Document Detail


Predictors of postpartum weight change among overweight and obese women: results from the Active Mothers Postpartum study.
MedLine Citation:
PMID:  22092110     Owner:  NLM     Status:  MEDLINE    
Abstract/OtherAbstract:
BACKGROUND: The postpartum period may be critical for the development of midlife obesity. Identifying factors associated with postpartum weight change could aid in targeting women for healthy lifestyle interventions.
METHODS: Data from Active Mothers Postpartum (AMP), a study of overweight and obese postpartum women (n=450), were analyzed to determine the effect of baseline characteristics, breastfeeding, diet, physical activity, and contraception on weight change from 6 weeks to 12, 18, and 24 months postpartum. The repeated measures mixed model was used to test the association of these effects with weight change.
RESULTS: Although mean weight loss was modest (0.49 kg by 24 months), the range of weight change was striking (+21.5 kg to -24.5 kg, standard deviation [SD] 7.4). Controlling only for baseline weight, weight loss was associated with breastfeeding, hormonal contraception, lower junk food and greater healthy food intake, and greater physical activity. Only junk food intake and physical activity were significant after controlling for all other predictors.
CONCLUSIONS: Eating less healthy foods and being less physically active put overweight and obese women at risk of gaining more weight after a pregnancy.
Authors:
Truls Østbye; Bercedis L Peterson; Katrina M Krause; Geeta K Swamy; Cheryl A Lovelady
Publication Detail:
Type:  Journal Article; Multicenter Study     Date:  2011-11-17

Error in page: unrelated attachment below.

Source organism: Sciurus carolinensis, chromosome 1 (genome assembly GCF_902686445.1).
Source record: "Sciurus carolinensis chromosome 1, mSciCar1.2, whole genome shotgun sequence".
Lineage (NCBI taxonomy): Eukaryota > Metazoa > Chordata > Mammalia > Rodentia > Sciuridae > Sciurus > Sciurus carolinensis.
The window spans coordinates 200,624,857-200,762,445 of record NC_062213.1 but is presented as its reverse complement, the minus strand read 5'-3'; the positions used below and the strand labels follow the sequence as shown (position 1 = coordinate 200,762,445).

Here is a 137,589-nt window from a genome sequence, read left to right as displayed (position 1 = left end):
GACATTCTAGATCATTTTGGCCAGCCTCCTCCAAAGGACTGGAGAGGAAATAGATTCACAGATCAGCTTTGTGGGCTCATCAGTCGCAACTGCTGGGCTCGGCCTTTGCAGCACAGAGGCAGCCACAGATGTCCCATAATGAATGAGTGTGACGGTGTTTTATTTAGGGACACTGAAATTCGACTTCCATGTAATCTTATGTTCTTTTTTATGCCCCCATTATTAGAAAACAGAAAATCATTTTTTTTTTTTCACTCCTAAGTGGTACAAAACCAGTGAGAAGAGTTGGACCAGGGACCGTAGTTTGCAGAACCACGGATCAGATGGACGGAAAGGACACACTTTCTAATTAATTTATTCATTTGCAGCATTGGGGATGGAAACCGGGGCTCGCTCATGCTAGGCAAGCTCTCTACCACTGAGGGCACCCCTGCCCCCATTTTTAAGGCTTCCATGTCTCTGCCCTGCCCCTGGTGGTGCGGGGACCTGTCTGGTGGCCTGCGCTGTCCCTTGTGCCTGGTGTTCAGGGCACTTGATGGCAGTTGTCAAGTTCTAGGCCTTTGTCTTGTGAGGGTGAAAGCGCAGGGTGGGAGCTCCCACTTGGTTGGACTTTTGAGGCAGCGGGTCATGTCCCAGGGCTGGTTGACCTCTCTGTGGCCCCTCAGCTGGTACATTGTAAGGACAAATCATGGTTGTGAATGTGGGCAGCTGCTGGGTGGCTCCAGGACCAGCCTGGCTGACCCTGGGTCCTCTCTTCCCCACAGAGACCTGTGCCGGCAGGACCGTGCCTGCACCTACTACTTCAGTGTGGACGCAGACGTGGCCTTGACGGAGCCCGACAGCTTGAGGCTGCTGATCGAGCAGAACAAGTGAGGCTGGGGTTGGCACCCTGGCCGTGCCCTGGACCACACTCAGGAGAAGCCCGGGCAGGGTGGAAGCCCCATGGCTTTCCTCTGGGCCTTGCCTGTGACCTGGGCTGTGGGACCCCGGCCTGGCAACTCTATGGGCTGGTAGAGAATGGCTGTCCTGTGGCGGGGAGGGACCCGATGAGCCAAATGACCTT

Journal Detail:
Title:  Journal of women's health (2002)     Volume:  21     ISSN:  1931-843X     ISO Abbreviation:  J Womens Health (Larchmt)     Publication Date:  2012 Feb 
Date Detail:
Created Date:  2012-02-02     Completed Date:  2012-06-21     Revised Date:  2013-06-27    
Medline Journal Info:
Nlm Unique ID:  101159262     Medline TA:  J Womens Health (Larchmt)     Country:  United States    
Other Details:
Languages:  eng     Pagination:  215-22     Citation Subset:  IM    
Affiliation:
Department of Community and Family Medicine, Duke University Medical Center, Durham, North Carolina 27710, USA.
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MeSH Terms
Descriptor/Qualifier:
Adolescent
Adult
Body Mass Index
Breast Feeding / statistics & numerical data
Exercise
Female
Food Habits
Humans
Mothers
North Carolina / epidemiology
Obesity
Overweight / epidemiology*
Postpartum Period*
Pregnancy
Principal Component Analysis
Risk Factors
Weight Gain
Weight Loss* / physiology
Young Adult
Grant Support
ID/Acronym/Agency:
R01 DK064986/DK/NIDDK NIH HHS
Comments/Corrections

From MEDLINE®/PubMed®, a database of the U.S. National Library of Medicine


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